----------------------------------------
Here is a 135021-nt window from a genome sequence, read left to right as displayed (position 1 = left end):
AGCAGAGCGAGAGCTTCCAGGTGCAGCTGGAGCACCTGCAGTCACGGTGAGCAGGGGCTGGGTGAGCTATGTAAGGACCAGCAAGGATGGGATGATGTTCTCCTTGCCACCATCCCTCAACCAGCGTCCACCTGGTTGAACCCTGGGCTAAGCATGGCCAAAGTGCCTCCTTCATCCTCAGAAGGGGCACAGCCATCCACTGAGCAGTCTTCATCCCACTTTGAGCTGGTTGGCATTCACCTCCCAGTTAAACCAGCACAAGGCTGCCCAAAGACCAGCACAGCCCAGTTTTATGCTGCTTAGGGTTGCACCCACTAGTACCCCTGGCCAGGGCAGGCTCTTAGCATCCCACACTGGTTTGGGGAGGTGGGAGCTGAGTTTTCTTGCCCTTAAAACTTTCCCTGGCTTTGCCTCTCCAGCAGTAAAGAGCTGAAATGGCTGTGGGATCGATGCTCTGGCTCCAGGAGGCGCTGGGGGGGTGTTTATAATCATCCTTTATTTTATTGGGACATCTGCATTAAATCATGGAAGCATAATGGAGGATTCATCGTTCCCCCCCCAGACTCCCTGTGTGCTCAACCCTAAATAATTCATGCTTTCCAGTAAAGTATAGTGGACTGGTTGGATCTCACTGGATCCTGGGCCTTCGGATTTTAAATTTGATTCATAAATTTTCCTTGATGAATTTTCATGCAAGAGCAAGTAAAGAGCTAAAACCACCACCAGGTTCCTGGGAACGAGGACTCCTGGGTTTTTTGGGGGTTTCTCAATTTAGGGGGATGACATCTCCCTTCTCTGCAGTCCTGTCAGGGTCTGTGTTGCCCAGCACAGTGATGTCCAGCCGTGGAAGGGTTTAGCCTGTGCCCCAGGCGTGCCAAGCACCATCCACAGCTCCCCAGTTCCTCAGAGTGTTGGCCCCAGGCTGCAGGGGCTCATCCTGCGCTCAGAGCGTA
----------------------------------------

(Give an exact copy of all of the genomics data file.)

Here is a 135021-nt window from a genome sequence, read left to right as displayed (position 1 = left end):
AGCAGAGCGAGAGCTTCCAGGTGCAGCTGGAGCACCTGCAGTCACGGTGAGCAGGGGCTGGGTGAGCTATGTAAGGACCAGCAAGGATGGGATGATGTTCTCCTTGCCACCATCCCTCAACCAGCGTCCACCTGGTTGAACCCTGGGCTAAGCATGGCCAAAGTGCCTCCTTCATCCTCAGAAGGGGCACAGCCATCCACTGAGCAGTCTTCATCCCACTTTGAGCTGGTTGGCATTCACCTCCCAGTTAAACCAGCACAAGGCTGCCCAAAGACCAGCACAGCCCAGTTTTATGCTGCTTAGGGTTGCACCCACTAGTACCCCTGGCCAGGGCAGGCTCTTAGCATCCCACACTGGTTTGGGGAGGTGGGAGCTGAGTTTTCTTGCCCTTAAAACTTTCCCTGGCTTTGCCTCTCCAGCAGTAAAGAGCTGAAATGGCTGTGGGATCGATGCTCTGGCTCCAGGAGGCGCTGGGGGGGTGTTTATAATCATCCTTTATTTTATTGGGACATCTGCATTAAATCATGGAAGCATAATGGAGGATTCATCGTTCCCCCCCCAGACTCCCTGTGTGCTCAACCCTAAATAATTCATGCTTTCCAGTAAAGTATAGTGGACTGGTTGGATCTCACTGGATCCTGGGCCTTCGGATTTTAAATTTGATTCATAAATTTTCCTTGATGAATTTTCATGCAAGAGCAAGTAAAGAGCTAAAACCACCACCAGGTTCCTGGGAACGAGGACTCCTGGGTTTTTTGGGGGTTTCTCAATTTAGGGGGATGACATCTCCCTTCTCTGCAGTCCTGTCAGGGTCTGTGTTGCCCAGCACAGTGATGTCCAGCCGTGGAAGGGTTTAGCCTGTGCCCCAGGCGTGCCAAGCACCATCCACAGCTCCCCAGTTCCTCAGAGTGTTGGCCCCAGGCTGCAGGGGCTCATCCTGCGCTCAGAGCGTA